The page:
The plane then took a nosedive for 27 seconds, losing 4,400 feet during that span and causing injuries to 33 of the passengers and crew. The report concludes that the case was a “near-miss” that had “realistic potential for the loss of the aircraft and 198 of our people.”
Although the military pilot was not prohibited from using his camera during the flight — and in fact the photography may have helped him be alert during times of boredom — this incident will soon lead to new rules that prohibit things from being placed between the armrest and joystick.
The Inuktitut syllabary was adapted from the Cree syllabary in the late 19th century by John Horden and E. A. Watkins, missionaries from England. Edmund Peck promoted the use of the syllabary across the Canadian Arctic, and also translated the bible into Inuktitut, and wrote an Eskimo Grammar and an Eskimo-English Dictionary.
In 1976 the Language Commission of the Inuit Cultural Institute approved two standardized writing systems for Inuktitut in Canada: one using the syllabary and the other using the Latin alphabet.
Today the Inuktitut syllabary, which is known as titirausiq nutaaq (ᑎᑎᕋᐅᓯᖅ ᓄᑕᐊᖅ) or qaniujaaqpait (ᖃᓂᐅᔮᖅᐸᐃᑦ), is used mainly in Canada, especially in the territory of Nunavut (ᓄᓇᕗᑦ), the population of which is 85% Inuit, and in Nunavik (ᓄᓇᕕᒃ), Quebec. The Latin alphabet, known as qaliujaaqpait is used in other parts of Canada, Alaska and Greenland, while in Siberia the Cyrillic alphabet is used.
° Type of writing system: syllabary.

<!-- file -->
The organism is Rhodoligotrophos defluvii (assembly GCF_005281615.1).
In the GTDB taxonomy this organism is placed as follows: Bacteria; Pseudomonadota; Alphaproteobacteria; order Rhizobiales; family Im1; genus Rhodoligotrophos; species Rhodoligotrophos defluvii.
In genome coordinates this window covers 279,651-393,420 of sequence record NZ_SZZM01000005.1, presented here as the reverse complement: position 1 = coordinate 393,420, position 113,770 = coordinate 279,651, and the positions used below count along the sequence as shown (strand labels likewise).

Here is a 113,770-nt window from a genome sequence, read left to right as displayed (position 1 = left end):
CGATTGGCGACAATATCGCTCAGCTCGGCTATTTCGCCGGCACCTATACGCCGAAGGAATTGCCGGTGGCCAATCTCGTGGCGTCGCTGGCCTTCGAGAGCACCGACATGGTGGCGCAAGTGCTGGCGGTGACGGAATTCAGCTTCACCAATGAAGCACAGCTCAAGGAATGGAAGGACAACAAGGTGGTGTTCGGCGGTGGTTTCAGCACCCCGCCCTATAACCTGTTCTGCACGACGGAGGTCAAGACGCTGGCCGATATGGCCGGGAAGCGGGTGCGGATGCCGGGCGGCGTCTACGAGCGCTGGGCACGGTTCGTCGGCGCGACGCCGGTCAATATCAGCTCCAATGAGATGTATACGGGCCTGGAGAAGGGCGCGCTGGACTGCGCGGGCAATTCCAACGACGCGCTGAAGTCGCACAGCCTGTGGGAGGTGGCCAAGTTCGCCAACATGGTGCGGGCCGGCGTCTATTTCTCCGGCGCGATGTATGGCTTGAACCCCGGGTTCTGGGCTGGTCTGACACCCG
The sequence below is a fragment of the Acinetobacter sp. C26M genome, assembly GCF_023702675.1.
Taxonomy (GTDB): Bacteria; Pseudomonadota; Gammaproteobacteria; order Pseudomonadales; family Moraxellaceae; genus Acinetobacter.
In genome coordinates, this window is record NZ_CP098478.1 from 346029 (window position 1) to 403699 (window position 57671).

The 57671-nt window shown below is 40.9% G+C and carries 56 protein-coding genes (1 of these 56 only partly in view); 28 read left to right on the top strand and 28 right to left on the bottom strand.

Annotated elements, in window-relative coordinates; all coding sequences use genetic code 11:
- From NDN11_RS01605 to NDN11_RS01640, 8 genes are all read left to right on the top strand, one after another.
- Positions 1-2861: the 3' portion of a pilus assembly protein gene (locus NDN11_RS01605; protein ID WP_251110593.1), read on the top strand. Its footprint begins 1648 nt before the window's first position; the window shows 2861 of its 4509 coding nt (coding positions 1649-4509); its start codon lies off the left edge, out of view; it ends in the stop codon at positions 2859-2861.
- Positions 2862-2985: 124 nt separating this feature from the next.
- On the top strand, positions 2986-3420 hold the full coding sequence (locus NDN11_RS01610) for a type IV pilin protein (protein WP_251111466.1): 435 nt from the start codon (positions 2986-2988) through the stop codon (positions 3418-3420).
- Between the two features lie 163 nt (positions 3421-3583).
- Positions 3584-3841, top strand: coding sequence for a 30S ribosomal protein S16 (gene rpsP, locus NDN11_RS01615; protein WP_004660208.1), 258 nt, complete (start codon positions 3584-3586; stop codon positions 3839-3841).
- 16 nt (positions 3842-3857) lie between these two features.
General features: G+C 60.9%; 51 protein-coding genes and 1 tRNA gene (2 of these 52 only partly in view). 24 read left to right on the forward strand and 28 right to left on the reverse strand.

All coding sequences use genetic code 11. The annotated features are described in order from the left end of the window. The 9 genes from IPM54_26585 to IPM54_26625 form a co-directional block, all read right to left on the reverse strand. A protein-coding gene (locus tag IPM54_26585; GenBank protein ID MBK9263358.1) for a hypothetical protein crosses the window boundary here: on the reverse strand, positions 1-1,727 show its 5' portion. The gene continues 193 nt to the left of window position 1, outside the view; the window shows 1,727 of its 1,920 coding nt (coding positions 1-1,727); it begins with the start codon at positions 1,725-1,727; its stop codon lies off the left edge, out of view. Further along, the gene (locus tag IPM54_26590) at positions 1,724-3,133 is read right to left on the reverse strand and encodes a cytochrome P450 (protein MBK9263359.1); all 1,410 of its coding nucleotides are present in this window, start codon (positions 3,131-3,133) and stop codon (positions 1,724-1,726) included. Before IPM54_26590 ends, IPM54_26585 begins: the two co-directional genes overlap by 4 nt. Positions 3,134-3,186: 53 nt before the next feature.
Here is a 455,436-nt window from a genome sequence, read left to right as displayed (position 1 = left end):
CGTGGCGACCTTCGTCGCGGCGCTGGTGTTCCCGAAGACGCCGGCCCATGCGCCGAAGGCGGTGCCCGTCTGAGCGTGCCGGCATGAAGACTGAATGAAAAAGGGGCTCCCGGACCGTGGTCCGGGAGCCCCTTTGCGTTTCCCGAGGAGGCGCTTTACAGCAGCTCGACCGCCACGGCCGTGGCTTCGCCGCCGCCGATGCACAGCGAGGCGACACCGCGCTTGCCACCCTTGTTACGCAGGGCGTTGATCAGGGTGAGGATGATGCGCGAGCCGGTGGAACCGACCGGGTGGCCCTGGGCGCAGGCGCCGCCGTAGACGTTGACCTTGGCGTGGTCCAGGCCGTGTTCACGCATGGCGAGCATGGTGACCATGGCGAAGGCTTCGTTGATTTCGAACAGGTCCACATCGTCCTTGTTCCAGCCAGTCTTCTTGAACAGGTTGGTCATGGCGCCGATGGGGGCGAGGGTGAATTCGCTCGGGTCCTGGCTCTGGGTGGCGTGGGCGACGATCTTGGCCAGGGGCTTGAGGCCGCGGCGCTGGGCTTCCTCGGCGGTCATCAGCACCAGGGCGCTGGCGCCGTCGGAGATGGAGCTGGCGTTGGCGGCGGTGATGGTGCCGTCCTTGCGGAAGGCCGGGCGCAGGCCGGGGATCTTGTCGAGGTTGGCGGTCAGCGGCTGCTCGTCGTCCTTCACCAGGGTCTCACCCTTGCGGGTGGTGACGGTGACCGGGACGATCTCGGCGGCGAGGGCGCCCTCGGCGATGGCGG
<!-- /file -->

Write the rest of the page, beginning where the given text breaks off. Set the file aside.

° Writing direction: left to right in horizontal lines.
° The Inuktitut syllabary consists of a small number of basic signs, the vowel sound attached to each one depends on their orientation.
Used to write
Inuktitut, an Eskimo-Aleut language spoken in Greenland, Canada, Alaska and Siberia by about 65,000 people. There is in fact a dialect continumum of Inuktitut dialects across the Arctic with varying degress of mutually intelligibility between them.
The language is used in schools and local government to some extent. It is also used on the radio and TV. In 2007 a new policy was introduced that will require senior government officials to speak Inuktitut by 2008. This requirement will eventually be extended of other officials.
As Nigeria’s middle and upper classes have grown, so has the appetite for foreign goods. But few stores sell them, and when they do, the selections are often paltry, Chris Folayan says. “When you go into a store, you might only find three colors of Ralph Lauren Polo shirts in three sizes.”
Items like Pulsar watches and Juicy Couture tracksuits aren’t any easier to come by. Many North American web merchants won’t ship to Nigeria or other African countries. (South Africa is an exception.)
“They get an order coming in from a Nigerian I.P. address and refuse to complete the order,” says Zia Daniell Wigder, who studies the globalization of e-commerce as a vice president and research director for Forrester Research.
Another barrier for American and European retailers is a lack of familiarity with Africa. “It’s just not a region that they’re comfortable with,” Mr. Folayan says. “They’ve never been there and they don’t have a sense of the economy.”
Mr. Folayan says he conceived of a service like MallforAfrica while working as an intern in Silicon Valley in the early 2000s. Whenever he was preparing to return to Nigeria to visit his family and friends, they would send him money to buy American products for them. He stuffed his suitcases with clothing, jewelry and electronics.
Continue reading the main storyContinue reading the main storyContinue reading the main story By 2010, when he founded a software application development and design company in Pleasanton, Calif., he could afford to fly back to Lagos five to eight times a year. Word of these journeys spread through his Nigerian network, and the number of courier requests ballooned.